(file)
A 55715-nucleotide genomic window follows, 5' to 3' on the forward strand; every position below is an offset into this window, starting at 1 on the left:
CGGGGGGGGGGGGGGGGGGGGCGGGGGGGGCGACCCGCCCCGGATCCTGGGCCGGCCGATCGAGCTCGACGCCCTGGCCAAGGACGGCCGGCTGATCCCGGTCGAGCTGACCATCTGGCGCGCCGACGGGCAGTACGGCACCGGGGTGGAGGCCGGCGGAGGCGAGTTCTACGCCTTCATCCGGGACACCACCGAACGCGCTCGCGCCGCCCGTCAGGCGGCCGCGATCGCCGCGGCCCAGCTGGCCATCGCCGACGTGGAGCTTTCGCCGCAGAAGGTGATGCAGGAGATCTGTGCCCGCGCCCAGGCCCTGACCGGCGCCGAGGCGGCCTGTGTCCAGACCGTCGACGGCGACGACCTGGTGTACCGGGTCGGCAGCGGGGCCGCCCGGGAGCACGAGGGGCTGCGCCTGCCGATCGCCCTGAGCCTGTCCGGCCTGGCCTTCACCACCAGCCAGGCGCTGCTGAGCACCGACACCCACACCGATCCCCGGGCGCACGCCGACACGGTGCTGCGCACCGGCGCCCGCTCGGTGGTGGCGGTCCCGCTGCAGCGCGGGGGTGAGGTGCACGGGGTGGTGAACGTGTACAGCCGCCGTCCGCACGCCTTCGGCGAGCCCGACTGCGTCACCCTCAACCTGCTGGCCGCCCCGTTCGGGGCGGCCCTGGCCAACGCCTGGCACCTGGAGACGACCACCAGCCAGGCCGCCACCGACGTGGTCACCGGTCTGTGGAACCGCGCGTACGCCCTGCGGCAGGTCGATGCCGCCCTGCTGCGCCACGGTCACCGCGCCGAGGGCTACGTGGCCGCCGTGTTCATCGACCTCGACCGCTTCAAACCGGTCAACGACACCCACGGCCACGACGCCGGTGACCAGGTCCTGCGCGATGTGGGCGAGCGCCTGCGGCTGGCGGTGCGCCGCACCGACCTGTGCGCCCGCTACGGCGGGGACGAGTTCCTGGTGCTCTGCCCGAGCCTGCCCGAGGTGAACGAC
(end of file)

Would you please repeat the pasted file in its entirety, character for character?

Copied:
A 55715-nucleotide genomic window follows, 5' to 3' on the forward strand; every position below is an offset into this window, starting at 1 on the left:
CGGGGGGGGGGGGGGGGGGGGCGGGGGGGGCGACCCGCCCCGGATCCTGGGCCGGCCGATCGAGCTCGACGCCCTGGCCAAGGACGGCCGGCTGATCCCGGTCGAGCTGACCATCTGGCGCGCCGACGGGCAGTACGGCACCGGGGTGGAGGCCGGCGGAGGCGAGTTCTACGCCTTCATCCGGGACACCACCGAACGCGCTCGCGCCGCCCGTCAGGCGGCCGCGATCGCCGCGGCCCAGCTGGCCATCGCCGACGTGGAGCTTTCGCCGCAGAAGGTGATGCAGGAGATCTGTGCCCGCGCCCAGGCCCTGACCGGCGCCGAGGCGGCCTGTGTCCAGACCGTCGACGGCGACGACCTGGTGTACCGGGTCGGCAGCGGGGCCGCCCGGGAGCACGAGGGGCTGCGCCTGCCGATCGCCCTGAGCCTGTCCGGCCTGGCCTTCACCACCAGCCAGGCGCTGCTGAGCACCGACACCCACACCGATCCCCGGGCGCACGCCGACACGGTGCTGCGCACCGGCGCCCGCTCGGTGGTGGCGGTCCCGCTGCAGCGCGGGGGTGAGGTGCACGGGGTGGTGAACGTGTACAGCCGCCGTCCGCACGCCTTCGGCGAGCCCGACTGCGTCACCCTCAACCTGCTGGCCGCCCCGTTCGGGGCGGCCCTGGCCAACGCCTGGCACCTGGAGACGACCACCAGCCAGGCCGCCACCGACGTGGTCACCGGTCTGTGGAACCGCGCGTACGCCCTGCGGCAGGTCGATGCCGCCCTGCTGCGCCACGGTCACCGCGCCGAGGGCTACGTGGCCGCCGTGTTCATCGACCTCGACCGCTTCAAACCGGTCAACGACACCCACGGCCACGACGCCGGTGACCAGGTCCTGCGCGATGTGGGCGAGCGCCTGCGGCTGGCGGTGCGCCGCACCGACCTGTGCGCCCGCTACGGCGGGGACGAGTTCCTGGTGCTCTGCCCGAGCCTGCCCGAGGTGAACGAC